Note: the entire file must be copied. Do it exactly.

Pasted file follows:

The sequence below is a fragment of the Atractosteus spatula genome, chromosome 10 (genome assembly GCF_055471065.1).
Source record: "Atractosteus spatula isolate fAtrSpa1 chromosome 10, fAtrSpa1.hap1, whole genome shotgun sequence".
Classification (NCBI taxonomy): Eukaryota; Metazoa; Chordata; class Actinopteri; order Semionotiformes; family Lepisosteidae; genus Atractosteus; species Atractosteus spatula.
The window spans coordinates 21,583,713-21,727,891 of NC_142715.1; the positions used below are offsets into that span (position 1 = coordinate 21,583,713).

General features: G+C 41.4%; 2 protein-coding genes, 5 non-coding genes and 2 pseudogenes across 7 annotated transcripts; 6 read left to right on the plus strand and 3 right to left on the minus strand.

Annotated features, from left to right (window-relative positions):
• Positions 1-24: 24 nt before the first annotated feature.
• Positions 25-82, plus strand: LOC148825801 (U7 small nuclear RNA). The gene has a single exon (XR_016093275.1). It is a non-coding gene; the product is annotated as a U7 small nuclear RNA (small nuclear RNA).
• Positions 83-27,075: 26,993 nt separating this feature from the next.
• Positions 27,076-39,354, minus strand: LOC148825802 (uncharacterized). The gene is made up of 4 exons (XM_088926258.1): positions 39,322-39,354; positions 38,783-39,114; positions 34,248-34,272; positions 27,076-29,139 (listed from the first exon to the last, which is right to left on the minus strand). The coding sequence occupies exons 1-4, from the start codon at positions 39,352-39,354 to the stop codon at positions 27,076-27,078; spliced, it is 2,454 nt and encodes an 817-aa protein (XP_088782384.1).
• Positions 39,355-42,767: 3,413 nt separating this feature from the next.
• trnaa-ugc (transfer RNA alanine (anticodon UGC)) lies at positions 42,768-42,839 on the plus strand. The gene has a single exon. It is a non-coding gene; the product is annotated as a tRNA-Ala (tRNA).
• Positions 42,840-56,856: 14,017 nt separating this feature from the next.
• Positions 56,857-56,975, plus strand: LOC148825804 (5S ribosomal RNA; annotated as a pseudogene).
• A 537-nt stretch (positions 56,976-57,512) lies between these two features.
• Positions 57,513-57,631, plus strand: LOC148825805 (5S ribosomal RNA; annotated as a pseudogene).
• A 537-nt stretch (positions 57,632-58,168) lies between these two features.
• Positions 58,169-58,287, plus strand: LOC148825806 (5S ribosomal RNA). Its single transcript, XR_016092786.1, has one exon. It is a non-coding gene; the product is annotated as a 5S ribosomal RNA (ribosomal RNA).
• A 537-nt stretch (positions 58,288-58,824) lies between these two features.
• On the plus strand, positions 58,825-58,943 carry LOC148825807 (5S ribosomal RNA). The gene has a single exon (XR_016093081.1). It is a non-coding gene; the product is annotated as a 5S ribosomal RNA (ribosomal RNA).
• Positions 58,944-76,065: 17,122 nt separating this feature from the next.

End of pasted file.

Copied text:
The sequence below is a fragment of the Atractosteus spatula genome, chromosome 10 (genome assembly GCF_055471065.1).
Source record: "Atractosteus spatula isolate fAtrSpa1 chromosome 10, fAtrSpa1.hap1, whole genome shotgun sequence".
Classification (NCBI taxonomy): Eukaryota; Metazoa; Chordata; class Actinopteri; order Semionotiformes; family Lepisosteidae; genus Atractosteus; species Atractosteus spatula.
The window spans coordinates 21,583,713-21,727,891 of NC_142715.1; the positions used below are offsets into that span (position 1 = coordinate 21,583,713).

General features: G+C 41.4%; 2 protein-coding genes, 5 non-coding genes and 2 pseudogenes across 7 annotated transcripts; 6 read left to right on the plus strand and 3 right to left on the minus strand.

Annotated features, from left to right (window-relative positions):
• Positions 1-24: 24 nt before the first annotated feature.
• Positions 25-82, plus strand: LOC148825801 (U7 small nuclear RNA). The gene has a single exon (XR_016093275.1). It is a non-coding gene; the product is annotated as a U7 small nuclear RNA (small nuclear RNA).
• Positions 83-27,075: 26,993 nt separating this feature from the next.
• Positions 27,076-39,354, minus strand: LOC148825802 (uncharacterized). The gene is made up of 4 exons (XM_088926258.1): positions 39,322-39,354; positions 38,783-39,114; positions 34,248-34,272; positions 27,076-29,139 (listed from the first exon to the last, which is right to left on the minus strand). The coding sequence occupies exons 1-4, from the start codon at positions 39,352-39,354 to the stop codon at positions 27,076-27,078; spliced, it is 2,454 nt and encodes an 817-aa protein (XP_088782384.1).
• Positions 39,355-42,767: 3,413 nt separating this feature from the next.
• trnaa-ugc (transfer RNA alanine (anticodon UGC)) lies at positions 42,768-42,839 on the plus strand. The gene has a single exon. It is a non-coding gene; the product is annotated as a tRNA-Ala (tRNA).
• Positions 42,840-56,856: 14,017 nt separating this feature from the next.
• Positions 56,857-56,975, plus strand: LOC148825804 (5S ribosomal RNA; annotated as a pseudogene).
• A 537-nt stretch (positions 56,976-57,512) lies between these two features.
• Positions 57,513-57,631, plus strand: LOC148825805 (5S ribosomal RNA; annotated as a pseudogene).
• A 537-nt stretch (positions 57,632-58,168) lies between these two features.
• Positions 58,169-58,287, plus strand: LOC148825806 (5S ribosomal RNA). Its single transcript, XR_016092786.1, has one exon. It is a non-coding gene; the product is annotated as a 5S ribosomal RNA (ribosomal RNA).
• A 537-nt stretch (positions 58,288-58,824) lies between these two features.
• On the plus strand, positions 58,825-58,943 carry LOC148825807 (5S ribosomal RNA). The gene has a single exon (XR_016093081.1). It is a non-coding gene; the product is annotated as a 5S ribosomal RNA (ribosomal RNA).
• Positions 58,944-76,065: 17,122 nt separating this feature from the next.